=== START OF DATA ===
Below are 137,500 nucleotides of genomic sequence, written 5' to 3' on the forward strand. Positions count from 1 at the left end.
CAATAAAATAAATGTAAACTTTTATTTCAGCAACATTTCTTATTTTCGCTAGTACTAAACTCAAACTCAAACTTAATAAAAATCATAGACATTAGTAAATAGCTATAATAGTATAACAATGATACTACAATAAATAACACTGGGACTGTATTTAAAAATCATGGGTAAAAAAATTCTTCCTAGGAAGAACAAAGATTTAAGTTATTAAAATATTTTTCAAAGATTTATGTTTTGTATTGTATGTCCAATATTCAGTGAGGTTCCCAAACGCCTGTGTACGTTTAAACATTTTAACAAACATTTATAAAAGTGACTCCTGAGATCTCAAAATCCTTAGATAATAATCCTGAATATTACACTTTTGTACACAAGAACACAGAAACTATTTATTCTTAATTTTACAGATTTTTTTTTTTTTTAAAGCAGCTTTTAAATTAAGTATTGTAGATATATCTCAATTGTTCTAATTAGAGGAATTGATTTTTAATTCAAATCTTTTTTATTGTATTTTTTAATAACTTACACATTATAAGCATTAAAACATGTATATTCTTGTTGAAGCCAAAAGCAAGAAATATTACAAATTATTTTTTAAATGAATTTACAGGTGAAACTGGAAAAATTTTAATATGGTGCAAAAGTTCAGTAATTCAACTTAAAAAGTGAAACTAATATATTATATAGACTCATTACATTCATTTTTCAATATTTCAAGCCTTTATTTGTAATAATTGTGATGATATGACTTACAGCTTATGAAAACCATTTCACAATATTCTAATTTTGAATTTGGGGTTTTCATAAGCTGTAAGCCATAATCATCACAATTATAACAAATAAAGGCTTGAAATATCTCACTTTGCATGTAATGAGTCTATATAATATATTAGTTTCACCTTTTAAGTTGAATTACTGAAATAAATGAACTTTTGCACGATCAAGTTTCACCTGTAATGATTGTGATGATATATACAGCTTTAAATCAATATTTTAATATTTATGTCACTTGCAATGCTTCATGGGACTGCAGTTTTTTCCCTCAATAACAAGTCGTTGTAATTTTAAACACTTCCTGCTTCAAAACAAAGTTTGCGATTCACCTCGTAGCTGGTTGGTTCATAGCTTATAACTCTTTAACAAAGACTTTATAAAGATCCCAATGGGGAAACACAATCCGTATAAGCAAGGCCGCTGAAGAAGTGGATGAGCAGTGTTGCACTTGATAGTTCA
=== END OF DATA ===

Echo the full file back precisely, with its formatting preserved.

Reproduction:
Below are 137,500 nucleotides of genomic sequence, written 5' to 3' on the forward strand. Positions count from 1 at the left end.
CAATAAAATAAATGTAAACTTTTATTTCAGCAACATTTCTTATTTTCGCTAGTACTAAACTCAAACTCAAACTTAATAAAAATCATAGACATTAGTAAATAGCTATAATAGTATAACAATGATACTACAATAAATAACACTGGGACTGTATTTAAAAATCATGGGTAAAAAAATTCTTCCTAGGAAGAACAAAGATTTAAGTTATTAAAATATTTTTCAAAGATTTATGTTTTGTATTGTATGTCCAATATTCAGTGAGGTTCCCAAACGCCTGTGTACGTTTAAACATTTTAACAAACATTTATAAAAGTGACTCCTGAGATCTCAAAATCCTTAGATAATAATCCTGAATATTACACTTTTGTACACAAGAACACAGAAACTATTTATTCTTAATTTTACAGATTTTTTTTTTTTTTAAAGCAGCTTTTAAATTAAGTATTGTAGATATATCTCAATTGTTCTAATTAGAGGAATTGATTTTTAATTCAAATCTTTTTTATTGTATTTTTTAATAACTTACACATTATAAGCATTAAAACATGTATATTCTTGTTGAAGCCAAAAGCAAGAAATATTACAAATTATTTTTTAAATGAATTTACAGGTGAAACTGGAAAAATTTTAATATGGTGCAAAAGTTCAGTAATTCAACTTAAAAAGTGAAACTAATATATTATATAGACTCATTACATTCATTTTTCAATATTTCAAGCCTTTATTTGTAATAATTGTGATGATATGACTTACAGCTTATGAAAACCATTTCACAATATTCTAATTTTGAATTTGGGGTTTTCATAAGCTGTAAGCCATAATCATCACAATTATAACAAATAAAGGCTTGAAATATCTCACTTTGCATGTAATGAGTCTATATAATATATTAGTTTCACCTTTTAAGTTGAATTACTGAAATAAATGAACTTTTGCACGATCAAGTTTCACCTGTAATGATTGTGATGATATATACAGCTTTAAATCAATATTTTAATATTTATGTCACTTGCAATGCTTCATGGGACTGCAGTTTTTTCCCTCAATAACAAGTCGTTGTAATTTTAAACACTTCCTGCTTCAAAACAAAGTTTGCGATTCACCTCGTAGCTGGTTGGTTCATAGCTTATAACTCTTTAACAAAGACTTTATAAAGATCCCAATGGGGAAACACAATCCGTATAAGCAAGGCCGCTGAAGAAGTGGATGAGCAGTGTTGCACTTGATAGTTCA